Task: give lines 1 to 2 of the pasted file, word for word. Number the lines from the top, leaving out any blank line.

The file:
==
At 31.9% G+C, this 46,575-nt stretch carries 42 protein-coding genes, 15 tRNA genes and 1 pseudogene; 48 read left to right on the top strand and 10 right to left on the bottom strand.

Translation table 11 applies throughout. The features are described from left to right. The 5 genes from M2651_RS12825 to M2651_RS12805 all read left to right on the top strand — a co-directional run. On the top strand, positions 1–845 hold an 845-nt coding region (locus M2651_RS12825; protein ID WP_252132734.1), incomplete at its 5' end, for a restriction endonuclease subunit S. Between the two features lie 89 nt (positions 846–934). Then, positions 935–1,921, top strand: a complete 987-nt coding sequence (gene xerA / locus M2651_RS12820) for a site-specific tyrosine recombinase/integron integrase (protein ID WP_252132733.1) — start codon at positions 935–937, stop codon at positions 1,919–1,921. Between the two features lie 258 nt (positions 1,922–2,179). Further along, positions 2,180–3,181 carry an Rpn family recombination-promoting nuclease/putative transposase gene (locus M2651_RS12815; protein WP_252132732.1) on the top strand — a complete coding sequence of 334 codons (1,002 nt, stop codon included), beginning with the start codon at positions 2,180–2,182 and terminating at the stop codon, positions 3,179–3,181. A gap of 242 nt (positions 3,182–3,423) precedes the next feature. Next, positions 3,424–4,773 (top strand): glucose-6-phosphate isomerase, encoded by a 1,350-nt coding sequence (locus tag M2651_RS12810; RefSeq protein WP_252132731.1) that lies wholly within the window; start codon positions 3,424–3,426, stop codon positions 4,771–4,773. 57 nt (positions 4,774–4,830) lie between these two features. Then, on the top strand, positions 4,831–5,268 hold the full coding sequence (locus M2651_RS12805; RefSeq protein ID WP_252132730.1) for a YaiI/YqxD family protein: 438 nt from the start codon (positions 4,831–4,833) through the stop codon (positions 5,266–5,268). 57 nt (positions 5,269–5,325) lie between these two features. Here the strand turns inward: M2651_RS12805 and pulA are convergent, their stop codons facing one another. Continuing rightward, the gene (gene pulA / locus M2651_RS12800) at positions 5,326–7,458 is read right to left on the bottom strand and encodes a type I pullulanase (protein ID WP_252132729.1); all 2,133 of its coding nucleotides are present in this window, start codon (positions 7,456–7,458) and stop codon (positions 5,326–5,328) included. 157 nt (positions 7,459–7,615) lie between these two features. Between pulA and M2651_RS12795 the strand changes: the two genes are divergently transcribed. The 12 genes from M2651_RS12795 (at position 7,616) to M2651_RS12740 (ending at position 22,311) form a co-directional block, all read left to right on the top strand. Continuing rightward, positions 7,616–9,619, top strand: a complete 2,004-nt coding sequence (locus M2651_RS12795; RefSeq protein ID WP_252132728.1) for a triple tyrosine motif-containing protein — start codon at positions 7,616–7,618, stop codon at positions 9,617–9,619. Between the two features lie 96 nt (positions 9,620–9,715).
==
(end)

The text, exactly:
At 31.9% G+C, this 46,575-nt stretch carries 42 protein-coding genes, 15 tRNA genes and 1 pseudogene; 48 read left to right on the top strand and 10 right to left on the bottom strand.

Translation table 11 applies throughout. The features are described from left to right. The 5 genes from M2651_RS12825 to M2651_RS12805 all read left to right on the top strand — a co-directional run. On the top strand, positions 1–845 hold an 845-nt coding region (locus M2651_RS12825; protein ID WP_252132734.1), incomplete at its 5' end, for a restriction endonuclease subunit S. Between the two features lie 89 nt (positions 846–934). Then, positions 935–1,921, top strand: a complete 987-nt coding sequence (gene xerA / locus M2651_RS12820) for a site-specific tyrosine recombinase/integron integrase (protein ID WP_252132733.1) — start codon at positions 935–937, stop codon at positions 1,919–1,921. Between the two features lie 258 nt (positions 1,922–2,179). Further along, positions 2,180–3,181 carry an Rpn family recombination-promoting nuclease/putative transposase gene (locus M2651_RS12815; protein WP_252132732.1) on the top strand — a complete coding sequence of 334 codons (1,002 nt, stop codon included), beginning with the start codon at positions 2,180–2,182 and terminating at the stop codon, positions 3,179–3,181. A gap of 242 nt (positions 3,182–3,423) precedes the next feature. Next, positions 3,424–4,773 (top strand): glucose-6-phosphate isomerase, encoded by a 1,350-nt coding sequence (locus tag M2651_RS12810; RefSeq protein WP_252132731.1) that lies wholly within the window; start codon positions 3,424–3,426, stop codon positions 4,771–4,773. 57 nt (positions 4,774–4,830) lie between these two features. Then, on the top strand, positions 4,831–5,268 hold the full coding sequence (locus M2651_RS12805; RefSeq protein ID WP_252132730.1) for a YaiI/YqxD family protein: 438 nt from the start codon (positions 4,831–4,833) through the stop codon (positions 5,266–5,268). 57 nt (positions 5,269–5,325) lie between these two features. Here the strand turns inward: M2651_RS12805 and pulA are convergent, their stop codons facing one another. Continuing rightward, the gene (gene pulA / locus M2651_RS12800) at positions 5,326–7,458 is read right to left on the bottom strand and encodes a type I pullulanase (protein ID WP_252132729.1); all 2,133 of its coding nucleotides are present in this window, start codon (positions 7,456–7,458) and stop codon (positions 5,326–5,328) included. 157 nt (positions 7,459–7,615) lie between these two features. Between pulA and M2651_RS12795 the strand changes: the two genes are divergently transcribed. The 12 genes from M2651_RS12795 (at position 7,616) to M2651_RS12740 (ending at position 22,311) form a co-directional block, all read left to right on the top strand. Continuing rightward, positions 7,616–9,619, top strand: a complete 2,004-nt coding sequence (locus M2651_RS12795; RefSeq protein ID WP_252132728.1) for a triple tyrosine motif-containing protein — start codon at positions 7,616–7,618, stop codon at positions 9,617–9,619. Between the two features lie 96 nt (positions 9,620–9,715).